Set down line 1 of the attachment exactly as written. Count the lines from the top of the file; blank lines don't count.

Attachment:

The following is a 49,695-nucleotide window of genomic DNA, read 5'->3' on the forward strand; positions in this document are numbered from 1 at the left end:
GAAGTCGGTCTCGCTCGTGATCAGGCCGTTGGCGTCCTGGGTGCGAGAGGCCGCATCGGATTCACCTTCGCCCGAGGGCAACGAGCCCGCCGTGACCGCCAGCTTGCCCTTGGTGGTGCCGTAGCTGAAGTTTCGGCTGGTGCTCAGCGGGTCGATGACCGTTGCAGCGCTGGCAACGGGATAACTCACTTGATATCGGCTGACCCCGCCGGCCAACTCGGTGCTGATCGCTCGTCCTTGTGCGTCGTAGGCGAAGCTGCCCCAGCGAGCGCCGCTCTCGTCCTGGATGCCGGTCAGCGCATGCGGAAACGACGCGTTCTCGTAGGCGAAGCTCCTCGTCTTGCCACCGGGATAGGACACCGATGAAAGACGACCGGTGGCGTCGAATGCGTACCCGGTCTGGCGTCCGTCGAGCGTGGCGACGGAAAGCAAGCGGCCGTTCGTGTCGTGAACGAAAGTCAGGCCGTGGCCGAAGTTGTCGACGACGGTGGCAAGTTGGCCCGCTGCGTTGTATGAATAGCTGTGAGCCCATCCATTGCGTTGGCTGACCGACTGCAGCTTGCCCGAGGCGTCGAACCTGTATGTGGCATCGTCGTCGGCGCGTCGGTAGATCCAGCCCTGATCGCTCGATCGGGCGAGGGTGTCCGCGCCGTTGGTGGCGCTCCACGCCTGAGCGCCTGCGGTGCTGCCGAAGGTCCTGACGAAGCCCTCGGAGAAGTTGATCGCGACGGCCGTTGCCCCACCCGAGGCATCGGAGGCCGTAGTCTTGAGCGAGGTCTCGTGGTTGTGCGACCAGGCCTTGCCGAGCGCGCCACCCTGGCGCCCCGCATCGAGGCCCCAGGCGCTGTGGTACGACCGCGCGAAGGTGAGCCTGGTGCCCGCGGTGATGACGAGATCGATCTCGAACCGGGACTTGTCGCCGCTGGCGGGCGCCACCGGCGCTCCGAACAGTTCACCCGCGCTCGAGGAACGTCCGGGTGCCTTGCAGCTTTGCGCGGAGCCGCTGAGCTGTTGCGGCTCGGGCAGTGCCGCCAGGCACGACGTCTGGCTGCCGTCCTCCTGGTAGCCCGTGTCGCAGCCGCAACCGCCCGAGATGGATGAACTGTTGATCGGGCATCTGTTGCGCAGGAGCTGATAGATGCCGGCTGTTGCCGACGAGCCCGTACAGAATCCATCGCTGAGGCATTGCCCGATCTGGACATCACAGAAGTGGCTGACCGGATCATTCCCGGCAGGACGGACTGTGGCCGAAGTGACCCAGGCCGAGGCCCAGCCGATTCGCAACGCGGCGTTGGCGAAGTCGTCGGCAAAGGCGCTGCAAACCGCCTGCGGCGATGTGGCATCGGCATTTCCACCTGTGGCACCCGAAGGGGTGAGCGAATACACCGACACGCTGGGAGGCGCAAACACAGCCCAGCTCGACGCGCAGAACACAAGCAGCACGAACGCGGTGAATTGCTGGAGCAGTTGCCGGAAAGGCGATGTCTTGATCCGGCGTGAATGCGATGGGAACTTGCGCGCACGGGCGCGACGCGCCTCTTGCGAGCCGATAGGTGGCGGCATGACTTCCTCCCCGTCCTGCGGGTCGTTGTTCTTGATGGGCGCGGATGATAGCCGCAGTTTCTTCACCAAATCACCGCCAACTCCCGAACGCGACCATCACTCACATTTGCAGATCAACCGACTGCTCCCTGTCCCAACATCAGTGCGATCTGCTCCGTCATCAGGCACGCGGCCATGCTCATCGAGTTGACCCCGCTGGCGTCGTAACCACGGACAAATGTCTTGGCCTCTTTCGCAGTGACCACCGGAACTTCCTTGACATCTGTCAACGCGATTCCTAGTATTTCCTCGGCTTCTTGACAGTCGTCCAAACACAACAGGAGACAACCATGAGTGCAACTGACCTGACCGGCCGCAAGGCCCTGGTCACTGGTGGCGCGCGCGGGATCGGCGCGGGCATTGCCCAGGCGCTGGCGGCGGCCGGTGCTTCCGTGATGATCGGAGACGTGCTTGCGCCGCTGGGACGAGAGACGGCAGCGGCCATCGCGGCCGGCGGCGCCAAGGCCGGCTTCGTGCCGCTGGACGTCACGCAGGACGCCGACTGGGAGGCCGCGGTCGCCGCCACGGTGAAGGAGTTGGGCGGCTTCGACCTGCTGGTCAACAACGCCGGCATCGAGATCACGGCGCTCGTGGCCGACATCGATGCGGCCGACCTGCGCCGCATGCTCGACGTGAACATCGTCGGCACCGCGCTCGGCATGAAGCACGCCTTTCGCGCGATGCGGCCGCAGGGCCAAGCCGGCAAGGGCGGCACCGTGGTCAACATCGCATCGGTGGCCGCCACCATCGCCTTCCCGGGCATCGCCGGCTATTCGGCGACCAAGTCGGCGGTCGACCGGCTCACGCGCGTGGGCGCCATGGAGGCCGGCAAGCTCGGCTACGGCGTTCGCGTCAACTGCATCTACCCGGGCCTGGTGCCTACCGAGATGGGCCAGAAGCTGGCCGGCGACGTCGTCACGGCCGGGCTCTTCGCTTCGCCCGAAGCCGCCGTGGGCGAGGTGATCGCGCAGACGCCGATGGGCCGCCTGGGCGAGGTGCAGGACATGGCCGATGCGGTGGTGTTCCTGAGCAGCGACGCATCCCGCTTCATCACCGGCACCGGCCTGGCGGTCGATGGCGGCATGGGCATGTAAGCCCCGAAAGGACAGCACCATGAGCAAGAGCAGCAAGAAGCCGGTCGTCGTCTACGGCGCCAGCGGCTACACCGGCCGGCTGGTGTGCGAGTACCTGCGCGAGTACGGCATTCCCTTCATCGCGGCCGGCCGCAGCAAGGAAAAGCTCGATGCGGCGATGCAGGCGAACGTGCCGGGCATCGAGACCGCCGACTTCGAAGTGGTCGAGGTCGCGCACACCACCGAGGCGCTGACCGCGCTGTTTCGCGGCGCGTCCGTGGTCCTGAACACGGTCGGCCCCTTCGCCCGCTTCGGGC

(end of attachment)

The following is a 49,695-nucleotide window of genomic DNA, read 5'->3' on the forward strand; positions in this document are numbered from 1 at the left end: